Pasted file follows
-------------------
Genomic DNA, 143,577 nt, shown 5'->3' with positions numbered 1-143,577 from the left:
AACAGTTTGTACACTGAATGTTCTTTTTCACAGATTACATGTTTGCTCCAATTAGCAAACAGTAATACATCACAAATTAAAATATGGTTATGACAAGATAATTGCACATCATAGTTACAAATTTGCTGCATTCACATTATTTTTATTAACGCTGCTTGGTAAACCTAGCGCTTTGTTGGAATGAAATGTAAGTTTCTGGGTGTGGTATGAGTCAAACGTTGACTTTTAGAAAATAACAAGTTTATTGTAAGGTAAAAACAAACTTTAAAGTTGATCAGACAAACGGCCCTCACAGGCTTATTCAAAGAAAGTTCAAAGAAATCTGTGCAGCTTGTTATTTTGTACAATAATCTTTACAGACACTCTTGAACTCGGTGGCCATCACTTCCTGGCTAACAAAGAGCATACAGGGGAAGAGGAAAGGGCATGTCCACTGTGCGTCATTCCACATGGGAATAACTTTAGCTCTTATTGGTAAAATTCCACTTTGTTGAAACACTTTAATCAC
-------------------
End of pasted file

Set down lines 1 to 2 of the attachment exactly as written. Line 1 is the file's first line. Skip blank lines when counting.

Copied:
Genomic DNA, 143,577 nt, shown 5'->3' with positions numbered 1-143,577 from the left:
AACAGTTTGTACACTGAATGTTCTTTTTCACAGATTACATGTTTGCTCCAATTAGCAAACAGTAATACATCACAAATTAAAATATGGTTATGACAAGATAATTGCACATCATAGTTACAAATTTGCTGCATTCACATTATTTTTATTAACGCTGCTTGGTAAACCTAGCGCTTTGTTGGAATGAAATGTAAGTTTCTGGGTGTGGTATGAGTCAAACGTTGACTTTTAGAAAATAACAAGTTTATTGTAAGGTAAAAACAAACTTTAAAGTTGATCAGACAAACGGCCCTCACAGGCTTATTCAAAGAAAGTTCAAAGAAATCTGTGCAGCTTGTTATTTTGTACAATAATCTTTACAGACACTCTTGAACTCGGTGGCCATCACTTCCTGGCTAACAAAGAGCATACAGGGGAAGAGGAAAGGGCATGTCCACTGTGCGTCATTCCACATGGGAATAACTTTAGCTCTTATTGGTAAAATTCCACTTTGTTGAAACACTTTAATCAC